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Taking your English degree to the web: Understanding User Experience Design

Last week I had the pleasure to give a presentation at PechaKucha Night in Santa Barbara. Like the Ignite series of talks it inspired, the PechaKucha format embraces constraints: each speaker uses exactly 20 slides, which auto-advance every 20 seconds, to present on any topic they’re passionate about. No videos or animations allowed.

As a designer and an accomplished escape artist, I am no stranger to constraints. I also happen to be passionate about at least two topics, so I put together a personal talk based on recent reflections I’ve had about my work as a UX designer. It was a nice opportunity to speak to a mixed crowd of folks outside of the tech sphere.

And lo! I have embedded that six minute video here for your viewing pleasure:

I had fun with this, and challenged myself to keep the slides and the ideas dense. Looking back, I might change a few things: I think repetition of the term ‘user’ does a disservice in several places —’reader’ or ‘listener’ might have been better. And with so much good and bad UX design in the world, I’d love to include other examples in that portion of the slides. Thanks to all the presenters, to everyone who came with an open mind, and to Bruce Caron for organizing the event.

If I had more time, I might have mentioned a few things:

  1. There’s nothing like a lot of reading and writing to hone your communication and critical-thinking skills, which will serve you well anywhere. It doesn’t take a liberal arts degree to get them, but you probably need to write about some fairly complex ideas for an audience, over and over and over. Blogging works well.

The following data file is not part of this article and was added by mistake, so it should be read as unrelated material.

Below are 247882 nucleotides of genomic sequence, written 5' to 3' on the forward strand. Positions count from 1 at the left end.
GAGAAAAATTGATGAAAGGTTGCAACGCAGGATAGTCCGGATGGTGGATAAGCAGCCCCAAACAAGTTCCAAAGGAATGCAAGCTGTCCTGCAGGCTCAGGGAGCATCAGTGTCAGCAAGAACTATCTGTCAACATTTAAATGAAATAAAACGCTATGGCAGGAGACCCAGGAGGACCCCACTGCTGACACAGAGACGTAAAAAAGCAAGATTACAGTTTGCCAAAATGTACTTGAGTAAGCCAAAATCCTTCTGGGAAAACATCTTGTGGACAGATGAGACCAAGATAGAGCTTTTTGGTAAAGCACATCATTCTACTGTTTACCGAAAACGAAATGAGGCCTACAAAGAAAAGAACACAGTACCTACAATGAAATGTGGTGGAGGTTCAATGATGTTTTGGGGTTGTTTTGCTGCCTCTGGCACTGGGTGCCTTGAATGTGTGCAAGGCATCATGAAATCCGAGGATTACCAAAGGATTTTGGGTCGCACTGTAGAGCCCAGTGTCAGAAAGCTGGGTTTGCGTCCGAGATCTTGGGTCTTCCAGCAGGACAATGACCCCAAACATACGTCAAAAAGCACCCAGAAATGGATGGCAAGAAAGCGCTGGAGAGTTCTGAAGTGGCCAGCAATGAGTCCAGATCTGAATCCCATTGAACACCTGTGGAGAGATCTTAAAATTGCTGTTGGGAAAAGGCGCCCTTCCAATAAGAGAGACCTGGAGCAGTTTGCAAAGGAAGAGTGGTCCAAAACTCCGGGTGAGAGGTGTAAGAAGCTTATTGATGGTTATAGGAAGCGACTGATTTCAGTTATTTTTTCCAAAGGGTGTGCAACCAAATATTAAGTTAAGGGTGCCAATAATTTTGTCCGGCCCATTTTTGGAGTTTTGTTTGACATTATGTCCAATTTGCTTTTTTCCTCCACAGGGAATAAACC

2. Really, watch Mr. Rogers defend PBS to the senate commission in 1969.
  3. I’ve always written slowly. I don’t type very well, but my real hangup is that most of the time I can’t let go of a sentence until it’s perfect. I want the reader to get exactly the message/experience I intend. I tend to fuss over sizing, spacing, and color details in CSS in exactly this same way.
  4. For aspiring writers: The Elements of Style, by Strunk and White. It remains the grammatical bible for the English language, direct and amusing.
  5. For aspiring UX Designers: The Elements of User Experience, by JJG. Take a close look at his classic elements diagram, which takes a thorough look at the layers of UX.
  6. Though I’ve been designing web sites for 13 years, I’m often more comfortable with the fundamental elements of writing than I am with the fundamentals of design. Thankfully, I’ve absorbed great deal of knowledge from all the talented designers on the Product team, particularly in the past year or so.
  7. Good web copywriting has long been considered an essential element of UX design.

As I tried to express during my 19th slide: It’s a real pleasure to work at Vox, where every part of the company cares about creating compelling narrative & community experiences for our audiences. Our team is proud to help design and build the products, the platform, and the pages that make those experiences possible.

I think empathy matters. Maybe you’re not working in media/tech or trying to grow a different kind of company, but I bet you collaborate with humans, for work or play or love. I highly recommend Designing the Team Experience, an article published by Jessica Vallance while I was working on these slides. It’s more food for thought about the value of UX design thinking in daily life.

Thanks for watching! Feedback welcome. And I dare you to challenge my Design Palpability diagram.